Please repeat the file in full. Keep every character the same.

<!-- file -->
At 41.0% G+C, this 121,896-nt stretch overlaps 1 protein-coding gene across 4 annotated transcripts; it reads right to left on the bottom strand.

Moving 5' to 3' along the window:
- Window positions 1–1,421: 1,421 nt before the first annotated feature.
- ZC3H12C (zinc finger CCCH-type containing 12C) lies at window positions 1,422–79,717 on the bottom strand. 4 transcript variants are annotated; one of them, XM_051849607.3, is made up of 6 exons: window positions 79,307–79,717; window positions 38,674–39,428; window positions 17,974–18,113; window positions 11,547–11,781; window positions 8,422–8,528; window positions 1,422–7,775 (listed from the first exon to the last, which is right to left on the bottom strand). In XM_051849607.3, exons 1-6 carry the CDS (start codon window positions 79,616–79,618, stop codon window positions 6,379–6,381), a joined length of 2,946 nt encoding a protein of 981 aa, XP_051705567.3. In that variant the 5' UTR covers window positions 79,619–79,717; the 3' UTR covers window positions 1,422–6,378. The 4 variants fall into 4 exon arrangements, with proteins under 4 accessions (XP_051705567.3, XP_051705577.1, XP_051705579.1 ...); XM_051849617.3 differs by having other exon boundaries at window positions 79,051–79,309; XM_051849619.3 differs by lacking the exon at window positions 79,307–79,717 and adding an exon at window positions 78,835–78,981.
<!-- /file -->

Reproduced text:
At 41.0% G+C, this 121,896-nt stretch overlaps 1 protein-coding gene across 4 annotated transcripts; it reads right to left on the bottom strand.

Moving 5' to 3' along the window:
- Window positions 1–1,421: 1,421 nt before the first annotated feature.
- ZC3H12C (zinc finger CCCH-type containing 12C) lies at window positions 1,422–79,717 on the bottom strand. 4 transcript variants are annotated; one of them, XM_051849607.3, is made up of 6 exons: window positions 79,307–79,717; window positions 38,674–39,428; window positions 17,974–18,113; window positions 11,547–11,781; window positions 8,422–8,528; window positions 1,422–7,775 (listed from the first exon to the last, which is right to left on the bottom strand). In XM_051849607.3, exons 1-6 carry the CDS (start codon window positions 79,616–79,618, stop codon window positions 6,379–6,381), a joined length of 2,946 nt encoding a protein of 981 aa, XP_051705567.3. In that variant the 5' UTR covers window positions 79,619–79,717; the 3' UTR covers window positions 1,422–6,378. The 4 variants fall into 4 exon arrangements, with proteins under 4 accessions (XP_051705567.3, XP_051705577.1, XP_051705579.1 ...); XM_051849617.3 differs by having other exon boundaries at window positions 79,051–79,309; XM_051849619.3 differs by lacking the exon at window positions 79,307–79,717 and adding an exon at window positions 78,835–78,981.